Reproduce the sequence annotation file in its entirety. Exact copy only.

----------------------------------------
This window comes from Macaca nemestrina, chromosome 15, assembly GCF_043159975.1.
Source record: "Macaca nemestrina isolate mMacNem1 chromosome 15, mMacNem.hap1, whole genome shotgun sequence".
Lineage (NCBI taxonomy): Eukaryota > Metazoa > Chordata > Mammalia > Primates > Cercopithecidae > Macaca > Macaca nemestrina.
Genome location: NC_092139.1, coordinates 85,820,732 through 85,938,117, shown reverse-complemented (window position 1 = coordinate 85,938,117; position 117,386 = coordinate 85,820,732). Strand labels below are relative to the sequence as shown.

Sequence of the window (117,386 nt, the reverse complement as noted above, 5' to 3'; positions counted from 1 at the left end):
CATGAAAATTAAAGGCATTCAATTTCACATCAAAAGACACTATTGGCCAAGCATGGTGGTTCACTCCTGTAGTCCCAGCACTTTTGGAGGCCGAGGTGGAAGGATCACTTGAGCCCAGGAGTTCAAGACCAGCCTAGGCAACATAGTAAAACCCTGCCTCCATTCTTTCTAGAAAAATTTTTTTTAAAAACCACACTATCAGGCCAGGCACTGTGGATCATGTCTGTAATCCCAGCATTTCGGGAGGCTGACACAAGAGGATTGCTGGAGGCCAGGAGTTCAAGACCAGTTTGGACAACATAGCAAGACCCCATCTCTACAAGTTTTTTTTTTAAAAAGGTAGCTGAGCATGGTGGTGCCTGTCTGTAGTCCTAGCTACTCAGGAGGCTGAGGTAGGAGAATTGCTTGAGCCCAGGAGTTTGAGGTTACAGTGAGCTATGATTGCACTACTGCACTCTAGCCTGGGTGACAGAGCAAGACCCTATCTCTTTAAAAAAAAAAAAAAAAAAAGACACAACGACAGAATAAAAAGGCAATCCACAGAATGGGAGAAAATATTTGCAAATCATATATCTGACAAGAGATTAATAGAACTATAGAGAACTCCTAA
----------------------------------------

This window comes from Macaca nemestrina, chromosome 15, assembly GCF_043159975.1.
Source record: "Macaca nemestrina isolate mMacNem1 chromosome 15, mMacNem.hap1, whole genome shotgun sequence".
Lineage (NCBI taxonomy): Eukaryota > Metazoa > Chordata > Mammalia > Primates > Cercopithecidae > Macaca > Macaca nemestrina.
Genome location: NC_092139.1, coordinates 85,820,732 through 85,938,117, shown reverse-complemented (window position 1 = coordinate 85,938,117; position 117,386 = coordinate 85,820,732). Strand labels below are relative to the sequence as shown.

Sequence of the window (117,386 nt, the reverse complement as noted above, 5' to 3'; positions counted from 1 at the left end):
CATGAAAATTAAAGGCATTCAATTTCACATCAAAAGACACTATTGGCCAAGCATGGTGGTTCACTCCTGTAGTCCCAGCACTTTTGGAGGCCGAGGTGGAAGGATCACTTGAGCCCAGGAGTTCAAGACCAGCCTAGGCAACATAGTAAAACCCTGCCTCCATTCTTTCTAGAAAAATTTTTTTTAAAAACCACACTATCAGGCCAGGCACTGTGGATCATGTCTGTAATCCCAGCATTTCGGGAGGCTGACACAAGAGGATTGCTGGAGGCCAGGAGTTCAAGACCAGTTTGGACAACATAGCAAGACCCCATCTCTACAAGTTTTTTTTTTAAAAAGGTAGCTGAGCATGGTGGTGCCTGTCTGTAGTCCTAGCTACTCAGGAGGCTGAGGTAGGAGAATTGCTTGAGCCCAGGAGTTTGAGGTTACAGTGAGCTATGATTGCACTACTGCACTCTAGCCTGGGTGACAGAGCAAGACCCTATCTCTTTAAAAAAAAAAAAAAAAAAAGACACAACGACAGAATAAAAAGGCAATCCACAGAATGGGAGAAAATATTTGCAAATCATATATCTGACAAGAGATTAATAGAACTATAGAGAACTCCTAA